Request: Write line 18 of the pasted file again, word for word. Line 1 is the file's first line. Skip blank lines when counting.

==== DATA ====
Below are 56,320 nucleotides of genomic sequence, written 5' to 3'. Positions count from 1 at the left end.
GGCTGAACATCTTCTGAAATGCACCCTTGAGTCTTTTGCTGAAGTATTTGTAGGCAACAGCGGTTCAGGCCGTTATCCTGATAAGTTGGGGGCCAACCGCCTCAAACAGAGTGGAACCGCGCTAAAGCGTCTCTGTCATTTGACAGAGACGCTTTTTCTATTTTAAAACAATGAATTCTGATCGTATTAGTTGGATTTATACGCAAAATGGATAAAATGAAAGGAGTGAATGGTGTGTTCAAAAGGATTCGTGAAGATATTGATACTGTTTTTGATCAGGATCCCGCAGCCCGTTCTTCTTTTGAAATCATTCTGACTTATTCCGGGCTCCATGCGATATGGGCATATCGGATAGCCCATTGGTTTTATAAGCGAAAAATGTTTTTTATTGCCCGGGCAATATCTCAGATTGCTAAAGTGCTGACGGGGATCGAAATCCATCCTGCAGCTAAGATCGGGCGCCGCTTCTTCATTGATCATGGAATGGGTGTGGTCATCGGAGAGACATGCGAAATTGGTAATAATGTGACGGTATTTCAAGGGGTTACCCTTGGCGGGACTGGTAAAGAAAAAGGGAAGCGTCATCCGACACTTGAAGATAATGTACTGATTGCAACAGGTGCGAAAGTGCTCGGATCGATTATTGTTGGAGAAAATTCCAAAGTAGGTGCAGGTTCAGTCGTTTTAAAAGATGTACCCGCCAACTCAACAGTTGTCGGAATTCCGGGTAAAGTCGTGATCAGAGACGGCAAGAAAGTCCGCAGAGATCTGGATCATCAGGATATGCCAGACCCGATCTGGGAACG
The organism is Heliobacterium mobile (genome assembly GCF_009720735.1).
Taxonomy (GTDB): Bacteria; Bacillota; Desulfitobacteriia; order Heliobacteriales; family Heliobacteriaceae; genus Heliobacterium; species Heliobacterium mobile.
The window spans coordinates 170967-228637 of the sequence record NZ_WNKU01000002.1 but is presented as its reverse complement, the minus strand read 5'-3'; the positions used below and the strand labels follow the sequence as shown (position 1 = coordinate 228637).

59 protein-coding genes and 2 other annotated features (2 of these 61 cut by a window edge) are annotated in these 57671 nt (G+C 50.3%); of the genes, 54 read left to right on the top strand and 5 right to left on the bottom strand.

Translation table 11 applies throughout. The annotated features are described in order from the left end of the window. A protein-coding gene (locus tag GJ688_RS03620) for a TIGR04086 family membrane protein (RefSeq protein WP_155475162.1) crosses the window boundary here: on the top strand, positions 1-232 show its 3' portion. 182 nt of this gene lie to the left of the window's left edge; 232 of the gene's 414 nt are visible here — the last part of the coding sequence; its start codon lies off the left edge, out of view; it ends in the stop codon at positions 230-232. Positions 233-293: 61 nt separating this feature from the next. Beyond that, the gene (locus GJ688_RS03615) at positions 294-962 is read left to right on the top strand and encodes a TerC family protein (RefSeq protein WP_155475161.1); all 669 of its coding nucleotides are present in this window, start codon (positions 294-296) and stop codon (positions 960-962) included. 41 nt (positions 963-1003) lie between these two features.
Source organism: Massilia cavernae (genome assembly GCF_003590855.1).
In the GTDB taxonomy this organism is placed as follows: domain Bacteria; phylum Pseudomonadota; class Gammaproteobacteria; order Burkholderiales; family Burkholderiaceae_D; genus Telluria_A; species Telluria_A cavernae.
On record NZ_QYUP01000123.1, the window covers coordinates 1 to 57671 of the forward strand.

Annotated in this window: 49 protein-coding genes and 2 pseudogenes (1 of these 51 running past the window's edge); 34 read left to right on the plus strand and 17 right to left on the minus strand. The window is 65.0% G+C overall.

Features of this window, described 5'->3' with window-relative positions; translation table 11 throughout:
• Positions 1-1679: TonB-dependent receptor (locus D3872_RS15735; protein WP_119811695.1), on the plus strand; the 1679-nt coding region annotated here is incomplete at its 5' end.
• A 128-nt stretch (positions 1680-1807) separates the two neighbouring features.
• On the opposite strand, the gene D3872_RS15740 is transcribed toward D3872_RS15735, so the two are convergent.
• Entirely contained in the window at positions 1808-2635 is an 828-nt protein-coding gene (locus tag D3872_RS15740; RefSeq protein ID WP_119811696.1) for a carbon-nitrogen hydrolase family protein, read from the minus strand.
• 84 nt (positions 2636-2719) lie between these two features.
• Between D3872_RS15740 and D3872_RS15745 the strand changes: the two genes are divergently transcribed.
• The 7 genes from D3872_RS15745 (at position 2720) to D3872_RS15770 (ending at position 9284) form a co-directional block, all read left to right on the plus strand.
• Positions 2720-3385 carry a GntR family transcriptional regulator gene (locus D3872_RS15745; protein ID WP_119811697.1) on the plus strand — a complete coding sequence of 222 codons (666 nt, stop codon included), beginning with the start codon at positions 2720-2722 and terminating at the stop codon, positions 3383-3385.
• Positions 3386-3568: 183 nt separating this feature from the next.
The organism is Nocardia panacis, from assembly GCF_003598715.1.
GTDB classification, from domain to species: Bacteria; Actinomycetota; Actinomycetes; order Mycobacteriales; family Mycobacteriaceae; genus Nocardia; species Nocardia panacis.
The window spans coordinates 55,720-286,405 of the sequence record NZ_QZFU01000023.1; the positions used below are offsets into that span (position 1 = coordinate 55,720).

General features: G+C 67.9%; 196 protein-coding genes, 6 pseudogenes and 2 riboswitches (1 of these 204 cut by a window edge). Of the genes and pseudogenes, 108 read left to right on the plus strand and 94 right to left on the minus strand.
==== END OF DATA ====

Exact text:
• Between D3872_RS15740 and D3872_RS15745 the strand changes: the two genes are divergently transcribed.